The Route: (1) Start at the Barney Ford trailhead to the Sally Barber Mine trail; (2) skijor up to Sally Barber Mine; (3) sprint down the other side of Sally Barber to French Gulch; (4) hang a right and skijor up and out French Gulch into the last open meadow in the gulch (just past the last private cabin); (5) feel the bone-chilling wind gusts in this meadow and quickly backtrack for shelter to take a quick break and turnaround; (6) sprint back down French Gulch to the French Gulch winter trailhead.

Vital Stats: 7.8 miles; 85m total time; 75m skijoring time; 23 MPH top speed; 1000 feet of elevation climbed.

We retreated from the windy open meadow in the upper section of French Gulch
to take a break here. Max & Zorro are unimpressed, "You can't possibly mean we
are turning around already? Let's go this way, it was beautiful Siberian conditions!
Nice collection of "natural Christmas trees" with light snow cover.
Let it snow, let it snow, let it snow.....
Finished at the French Gulch winter trailhead. Max & Zorro patiently
waiting for their "hotdog treats" they get after each outing. Such patient
good boys!

Tuesday, December 20, 2011

Siberians at Rest

Happy Huskies approaching the finish line.
Notice the nice form - both front right legs
forward in unison, both front left legs back
in unison!
Finish this sentence: Siberians at rest tend to ...

Standard physics: Objects at rest tend to stay at rest.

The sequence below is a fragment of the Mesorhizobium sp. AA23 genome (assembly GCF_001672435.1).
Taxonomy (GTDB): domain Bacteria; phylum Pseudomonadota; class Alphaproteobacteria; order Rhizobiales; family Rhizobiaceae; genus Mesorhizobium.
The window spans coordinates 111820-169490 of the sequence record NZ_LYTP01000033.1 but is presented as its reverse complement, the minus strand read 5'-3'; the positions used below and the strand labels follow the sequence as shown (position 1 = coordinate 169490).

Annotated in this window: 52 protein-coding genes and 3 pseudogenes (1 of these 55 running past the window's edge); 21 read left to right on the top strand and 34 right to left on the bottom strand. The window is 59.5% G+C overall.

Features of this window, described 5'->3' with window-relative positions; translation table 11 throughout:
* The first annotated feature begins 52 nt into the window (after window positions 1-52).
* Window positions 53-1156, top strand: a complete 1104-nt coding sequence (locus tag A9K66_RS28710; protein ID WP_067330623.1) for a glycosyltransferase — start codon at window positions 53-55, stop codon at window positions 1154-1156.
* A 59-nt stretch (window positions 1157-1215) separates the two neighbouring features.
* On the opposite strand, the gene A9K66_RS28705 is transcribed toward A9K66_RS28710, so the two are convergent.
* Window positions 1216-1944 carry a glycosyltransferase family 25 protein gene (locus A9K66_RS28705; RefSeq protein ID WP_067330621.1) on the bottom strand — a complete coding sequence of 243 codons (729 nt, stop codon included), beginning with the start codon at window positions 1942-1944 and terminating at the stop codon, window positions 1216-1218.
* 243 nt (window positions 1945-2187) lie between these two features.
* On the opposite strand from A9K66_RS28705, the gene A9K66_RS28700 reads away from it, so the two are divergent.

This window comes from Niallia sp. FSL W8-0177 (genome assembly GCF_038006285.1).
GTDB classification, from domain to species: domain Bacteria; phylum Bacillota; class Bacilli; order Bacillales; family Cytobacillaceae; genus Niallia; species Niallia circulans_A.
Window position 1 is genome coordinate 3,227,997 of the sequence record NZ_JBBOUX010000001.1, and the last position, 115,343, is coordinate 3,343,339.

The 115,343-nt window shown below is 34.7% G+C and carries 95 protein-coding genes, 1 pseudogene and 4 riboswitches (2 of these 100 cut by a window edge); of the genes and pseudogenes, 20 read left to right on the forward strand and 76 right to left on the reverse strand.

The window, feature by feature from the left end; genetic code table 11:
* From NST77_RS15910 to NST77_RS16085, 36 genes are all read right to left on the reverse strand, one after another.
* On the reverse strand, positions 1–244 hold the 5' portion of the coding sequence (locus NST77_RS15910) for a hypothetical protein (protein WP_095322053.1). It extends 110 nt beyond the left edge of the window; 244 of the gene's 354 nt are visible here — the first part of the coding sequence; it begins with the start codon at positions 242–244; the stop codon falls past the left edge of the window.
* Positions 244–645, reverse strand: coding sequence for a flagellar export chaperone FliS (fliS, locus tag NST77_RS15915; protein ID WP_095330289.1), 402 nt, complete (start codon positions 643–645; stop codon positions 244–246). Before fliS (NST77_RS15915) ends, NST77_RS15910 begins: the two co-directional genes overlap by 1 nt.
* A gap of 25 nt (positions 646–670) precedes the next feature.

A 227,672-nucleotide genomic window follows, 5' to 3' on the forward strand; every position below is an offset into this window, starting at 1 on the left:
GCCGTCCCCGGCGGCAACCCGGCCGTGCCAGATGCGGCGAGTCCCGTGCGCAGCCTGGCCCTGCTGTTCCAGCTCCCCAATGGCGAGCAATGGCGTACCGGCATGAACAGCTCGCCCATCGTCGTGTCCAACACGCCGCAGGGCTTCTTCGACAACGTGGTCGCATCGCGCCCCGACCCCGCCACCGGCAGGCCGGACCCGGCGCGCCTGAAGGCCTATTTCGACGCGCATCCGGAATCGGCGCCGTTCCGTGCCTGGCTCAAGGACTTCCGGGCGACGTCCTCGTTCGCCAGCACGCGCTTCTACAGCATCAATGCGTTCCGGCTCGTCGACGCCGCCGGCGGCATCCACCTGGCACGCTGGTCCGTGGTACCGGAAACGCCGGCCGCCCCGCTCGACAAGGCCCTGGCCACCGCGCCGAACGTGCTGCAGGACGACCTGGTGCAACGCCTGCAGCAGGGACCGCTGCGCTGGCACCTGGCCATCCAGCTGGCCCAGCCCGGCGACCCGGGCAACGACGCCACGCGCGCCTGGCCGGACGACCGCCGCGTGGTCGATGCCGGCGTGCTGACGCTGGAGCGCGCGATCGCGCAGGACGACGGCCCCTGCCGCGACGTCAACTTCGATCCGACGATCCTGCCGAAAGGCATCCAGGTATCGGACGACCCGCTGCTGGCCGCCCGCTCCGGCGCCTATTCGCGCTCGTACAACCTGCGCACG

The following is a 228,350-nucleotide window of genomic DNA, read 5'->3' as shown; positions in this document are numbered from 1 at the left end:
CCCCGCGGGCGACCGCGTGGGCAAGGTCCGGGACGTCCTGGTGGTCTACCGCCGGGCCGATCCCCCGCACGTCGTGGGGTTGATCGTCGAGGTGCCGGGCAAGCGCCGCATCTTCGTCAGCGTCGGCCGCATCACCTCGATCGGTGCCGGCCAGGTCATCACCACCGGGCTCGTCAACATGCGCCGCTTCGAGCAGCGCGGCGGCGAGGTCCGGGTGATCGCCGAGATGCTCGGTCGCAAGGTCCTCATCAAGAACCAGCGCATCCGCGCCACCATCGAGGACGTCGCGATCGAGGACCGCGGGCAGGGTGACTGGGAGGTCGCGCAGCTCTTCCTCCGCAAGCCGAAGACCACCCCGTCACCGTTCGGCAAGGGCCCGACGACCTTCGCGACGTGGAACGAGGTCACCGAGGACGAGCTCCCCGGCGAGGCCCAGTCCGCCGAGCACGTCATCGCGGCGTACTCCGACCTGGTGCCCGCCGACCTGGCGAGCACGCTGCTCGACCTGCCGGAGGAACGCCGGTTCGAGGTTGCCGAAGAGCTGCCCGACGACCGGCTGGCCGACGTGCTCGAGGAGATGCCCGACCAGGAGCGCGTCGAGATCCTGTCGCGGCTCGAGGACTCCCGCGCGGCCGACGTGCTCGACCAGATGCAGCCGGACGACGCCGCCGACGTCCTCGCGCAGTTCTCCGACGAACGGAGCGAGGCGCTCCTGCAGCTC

Siberian physics: Siberians at rest tend to exponentially build their energy supplies.

I caught a bad cough Saturday morning, so we took Sat, Sun & Mon off from skijoring. Of course Max & Zorro got a daily 1-2 hour walk; but that is "at rest" for Siberians in the winter months. "We got snow - need to go!" they say. The consequence: the Siberians "at rest" built a 3-day skijoring reserve. The result: we hit 24 MPH skijoring out on Vail Pass today!

The Route: (1) Start at the Vail Pass winter trailhead to the Vail Pass Recreation Area; (2) skijor up Shrine Pass Rd; (3) hang a left and follow the Shrine Bowl trail for a while; (4) take a break; (5) return the same path.

The Conditions: We kept on the established snowmobile trails today - I did not want to overtax the recovering human. Snowmobile tracks are a Siberian sprint track. We were flying around the trails all day.